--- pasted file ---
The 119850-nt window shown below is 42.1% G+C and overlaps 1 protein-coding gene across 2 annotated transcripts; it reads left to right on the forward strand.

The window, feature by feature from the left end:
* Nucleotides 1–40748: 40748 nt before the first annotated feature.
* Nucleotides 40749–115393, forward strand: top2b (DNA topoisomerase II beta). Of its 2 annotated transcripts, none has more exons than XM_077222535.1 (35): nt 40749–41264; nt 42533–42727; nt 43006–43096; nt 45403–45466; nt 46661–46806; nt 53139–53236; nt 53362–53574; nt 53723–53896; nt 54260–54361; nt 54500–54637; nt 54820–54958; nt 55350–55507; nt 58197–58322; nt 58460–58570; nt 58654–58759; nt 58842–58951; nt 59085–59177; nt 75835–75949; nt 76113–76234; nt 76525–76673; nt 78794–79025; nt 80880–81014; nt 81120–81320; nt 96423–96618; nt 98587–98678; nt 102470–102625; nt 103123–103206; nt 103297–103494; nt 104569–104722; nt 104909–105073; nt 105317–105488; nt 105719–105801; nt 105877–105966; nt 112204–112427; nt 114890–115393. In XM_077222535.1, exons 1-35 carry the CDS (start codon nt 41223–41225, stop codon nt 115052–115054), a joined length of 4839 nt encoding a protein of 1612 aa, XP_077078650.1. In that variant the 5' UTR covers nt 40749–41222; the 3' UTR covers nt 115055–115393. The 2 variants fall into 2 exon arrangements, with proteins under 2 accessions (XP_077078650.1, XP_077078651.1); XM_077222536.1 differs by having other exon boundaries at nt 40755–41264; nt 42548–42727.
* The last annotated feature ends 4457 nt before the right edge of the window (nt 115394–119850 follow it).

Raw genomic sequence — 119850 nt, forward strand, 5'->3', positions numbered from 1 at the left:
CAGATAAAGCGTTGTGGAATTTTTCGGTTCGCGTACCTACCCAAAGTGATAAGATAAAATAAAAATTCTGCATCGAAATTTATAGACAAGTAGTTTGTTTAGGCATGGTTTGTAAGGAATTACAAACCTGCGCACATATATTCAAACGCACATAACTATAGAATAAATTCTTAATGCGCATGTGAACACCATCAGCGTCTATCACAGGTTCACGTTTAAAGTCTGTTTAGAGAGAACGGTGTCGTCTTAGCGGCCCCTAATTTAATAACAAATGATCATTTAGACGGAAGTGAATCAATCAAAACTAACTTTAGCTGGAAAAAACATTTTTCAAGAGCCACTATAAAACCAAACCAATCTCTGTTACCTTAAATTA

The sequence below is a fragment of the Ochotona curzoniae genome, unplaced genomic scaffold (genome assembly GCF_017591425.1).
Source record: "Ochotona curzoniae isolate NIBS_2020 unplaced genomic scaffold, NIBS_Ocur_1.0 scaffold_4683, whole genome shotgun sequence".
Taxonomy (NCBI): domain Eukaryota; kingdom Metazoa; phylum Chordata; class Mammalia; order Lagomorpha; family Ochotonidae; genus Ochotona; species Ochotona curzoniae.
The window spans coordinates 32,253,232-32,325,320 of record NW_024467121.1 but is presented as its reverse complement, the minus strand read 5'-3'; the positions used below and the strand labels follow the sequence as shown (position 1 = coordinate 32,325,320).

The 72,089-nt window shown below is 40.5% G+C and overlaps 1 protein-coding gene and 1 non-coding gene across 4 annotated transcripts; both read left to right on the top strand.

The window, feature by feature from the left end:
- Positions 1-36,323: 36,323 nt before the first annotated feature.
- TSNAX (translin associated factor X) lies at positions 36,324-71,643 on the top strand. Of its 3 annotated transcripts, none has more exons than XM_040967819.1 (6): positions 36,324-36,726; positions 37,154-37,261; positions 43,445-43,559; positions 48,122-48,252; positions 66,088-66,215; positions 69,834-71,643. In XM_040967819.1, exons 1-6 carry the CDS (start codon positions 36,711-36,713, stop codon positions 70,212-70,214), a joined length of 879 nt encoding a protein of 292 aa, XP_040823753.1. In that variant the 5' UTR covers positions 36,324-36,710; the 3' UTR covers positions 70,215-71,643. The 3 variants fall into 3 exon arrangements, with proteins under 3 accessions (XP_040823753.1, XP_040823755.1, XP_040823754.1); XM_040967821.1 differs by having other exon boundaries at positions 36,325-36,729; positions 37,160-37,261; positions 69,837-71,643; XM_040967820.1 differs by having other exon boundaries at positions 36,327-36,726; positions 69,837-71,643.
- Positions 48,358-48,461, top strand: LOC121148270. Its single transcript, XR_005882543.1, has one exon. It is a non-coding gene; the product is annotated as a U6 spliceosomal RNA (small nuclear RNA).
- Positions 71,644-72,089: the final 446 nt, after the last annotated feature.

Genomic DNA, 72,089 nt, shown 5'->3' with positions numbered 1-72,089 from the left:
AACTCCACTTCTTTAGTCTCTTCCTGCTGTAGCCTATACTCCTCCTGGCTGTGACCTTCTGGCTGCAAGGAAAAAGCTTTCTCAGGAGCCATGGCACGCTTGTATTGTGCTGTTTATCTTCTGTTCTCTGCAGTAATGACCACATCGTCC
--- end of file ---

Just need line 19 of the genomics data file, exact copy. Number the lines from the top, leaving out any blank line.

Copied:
AACTCCACTTCTTTAGTCTCTTCCTGCTGTAGCCTATACTCCTCCTGGCTGTGACCTTCTGGCTGCAAGGAAAAAGCTTTCTCAGGAGCCATGGCACGCTTGTATTGTGCTGTTTATCTTCTGTTCTCTGCAGTAATGACCACATCGTCC